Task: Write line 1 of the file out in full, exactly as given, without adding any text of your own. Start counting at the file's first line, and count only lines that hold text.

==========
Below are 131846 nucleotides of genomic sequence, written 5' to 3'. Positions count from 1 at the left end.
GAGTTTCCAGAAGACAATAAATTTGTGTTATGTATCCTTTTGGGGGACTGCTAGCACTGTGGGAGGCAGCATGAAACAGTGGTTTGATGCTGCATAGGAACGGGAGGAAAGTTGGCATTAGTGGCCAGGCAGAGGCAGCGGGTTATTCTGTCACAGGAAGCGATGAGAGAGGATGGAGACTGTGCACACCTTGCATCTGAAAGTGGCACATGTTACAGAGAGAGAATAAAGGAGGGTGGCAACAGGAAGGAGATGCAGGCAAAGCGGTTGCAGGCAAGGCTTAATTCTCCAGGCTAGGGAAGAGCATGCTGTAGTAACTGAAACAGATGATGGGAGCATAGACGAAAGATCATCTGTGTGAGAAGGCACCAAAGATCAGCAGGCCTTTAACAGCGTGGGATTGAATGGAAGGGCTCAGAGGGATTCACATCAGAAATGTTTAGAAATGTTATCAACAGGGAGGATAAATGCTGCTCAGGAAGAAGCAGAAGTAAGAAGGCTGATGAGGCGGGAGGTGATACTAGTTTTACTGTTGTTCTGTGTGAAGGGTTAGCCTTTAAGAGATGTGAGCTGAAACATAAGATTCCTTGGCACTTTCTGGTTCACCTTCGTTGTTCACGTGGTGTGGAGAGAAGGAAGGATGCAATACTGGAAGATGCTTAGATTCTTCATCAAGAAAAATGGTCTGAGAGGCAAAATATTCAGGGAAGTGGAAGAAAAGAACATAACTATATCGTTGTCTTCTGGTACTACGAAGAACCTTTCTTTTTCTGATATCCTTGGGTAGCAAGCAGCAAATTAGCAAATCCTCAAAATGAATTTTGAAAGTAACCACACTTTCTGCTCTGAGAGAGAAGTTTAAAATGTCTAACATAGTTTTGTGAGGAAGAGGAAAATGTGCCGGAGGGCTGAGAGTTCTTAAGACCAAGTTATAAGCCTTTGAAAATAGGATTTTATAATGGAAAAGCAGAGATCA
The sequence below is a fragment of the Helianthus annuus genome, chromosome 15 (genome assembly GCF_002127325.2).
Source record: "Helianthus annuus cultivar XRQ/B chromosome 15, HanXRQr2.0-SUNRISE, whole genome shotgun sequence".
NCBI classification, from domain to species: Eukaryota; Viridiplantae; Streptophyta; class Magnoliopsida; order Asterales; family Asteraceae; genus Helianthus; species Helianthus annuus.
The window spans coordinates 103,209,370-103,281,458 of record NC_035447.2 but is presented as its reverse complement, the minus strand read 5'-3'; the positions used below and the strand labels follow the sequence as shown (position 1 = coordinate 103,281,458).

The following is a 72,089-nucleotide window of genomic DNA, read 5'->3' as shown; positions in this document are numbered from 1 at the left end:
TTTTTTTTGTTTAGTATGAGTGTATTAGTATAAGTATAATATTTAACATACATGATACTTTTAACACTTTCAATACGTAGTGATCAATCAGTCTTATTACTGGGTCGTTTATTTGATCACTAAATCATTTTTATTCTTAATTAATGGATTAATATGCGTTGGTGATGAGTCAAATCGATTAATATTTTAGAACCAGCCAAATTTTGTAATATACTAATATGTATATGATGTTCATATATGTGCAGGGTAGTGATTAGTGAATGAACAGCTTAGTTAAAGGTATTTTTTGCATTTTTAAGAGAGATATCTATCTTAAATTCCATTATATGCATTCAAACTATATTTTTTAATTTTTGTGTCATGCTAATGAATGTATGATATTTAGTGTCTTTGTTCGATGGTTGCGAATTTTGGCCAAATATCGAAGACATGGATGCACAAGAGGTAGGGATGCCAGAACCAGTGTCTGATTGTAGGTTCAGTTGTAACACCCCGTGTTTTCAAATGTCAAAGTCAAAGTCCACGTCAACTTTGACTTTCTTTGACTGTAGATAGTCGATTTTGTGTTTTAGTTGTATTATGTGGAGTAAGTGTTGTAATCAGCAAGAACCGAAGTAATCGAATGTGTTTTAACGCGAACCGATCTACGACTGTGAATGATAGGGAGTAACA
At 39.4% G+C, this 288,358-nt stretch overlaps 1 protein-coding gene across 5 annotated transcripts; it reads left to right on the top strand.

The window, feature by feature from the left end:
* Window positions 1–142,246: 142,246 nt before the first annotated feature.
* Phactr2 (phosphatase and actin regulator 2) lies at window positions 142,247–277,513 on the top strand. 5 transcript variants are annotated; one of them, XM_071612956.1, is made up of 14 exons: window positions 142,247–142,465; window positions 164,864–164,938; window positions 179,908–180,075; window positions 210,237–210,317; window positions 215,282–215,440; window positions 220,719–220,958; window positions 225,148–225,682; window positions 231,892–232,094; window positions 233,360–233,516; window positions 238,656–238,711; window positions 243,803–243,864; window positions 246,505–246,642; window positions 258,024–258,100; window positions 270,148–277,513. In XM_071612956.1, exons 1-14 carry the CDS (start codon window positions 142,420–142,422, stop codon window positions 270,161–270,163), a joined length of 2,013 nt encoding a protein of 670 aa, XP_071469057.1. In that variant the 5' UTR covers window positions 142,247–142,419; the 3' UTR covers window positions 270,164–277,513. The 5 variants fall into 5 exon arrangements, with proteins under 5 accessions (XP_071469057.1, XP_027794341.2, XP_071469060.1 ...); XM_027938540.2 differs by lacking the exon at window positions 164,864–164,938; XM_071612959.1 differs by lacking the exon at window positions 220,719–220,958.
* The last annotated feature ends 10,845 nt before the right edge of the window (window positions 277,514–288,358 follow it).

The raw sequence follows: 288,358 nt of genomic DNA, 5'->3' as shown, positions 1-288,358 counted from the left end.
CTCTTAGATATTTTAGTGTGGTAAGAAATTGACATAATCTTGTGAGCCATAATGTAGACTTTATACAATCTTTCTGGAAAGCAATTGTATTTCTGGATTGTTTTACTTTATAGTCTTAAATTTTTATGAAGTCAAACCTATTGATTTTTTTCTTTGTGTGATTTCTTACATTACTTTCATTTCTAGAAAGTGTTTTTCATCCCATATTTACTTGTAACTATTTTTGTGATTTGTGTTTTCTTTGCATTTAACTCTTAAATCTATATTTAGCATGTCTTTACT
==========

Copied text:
Below are 131846 nucleotides of genomic sequence, written 5' to 3'. Positions count from 1 at the left end.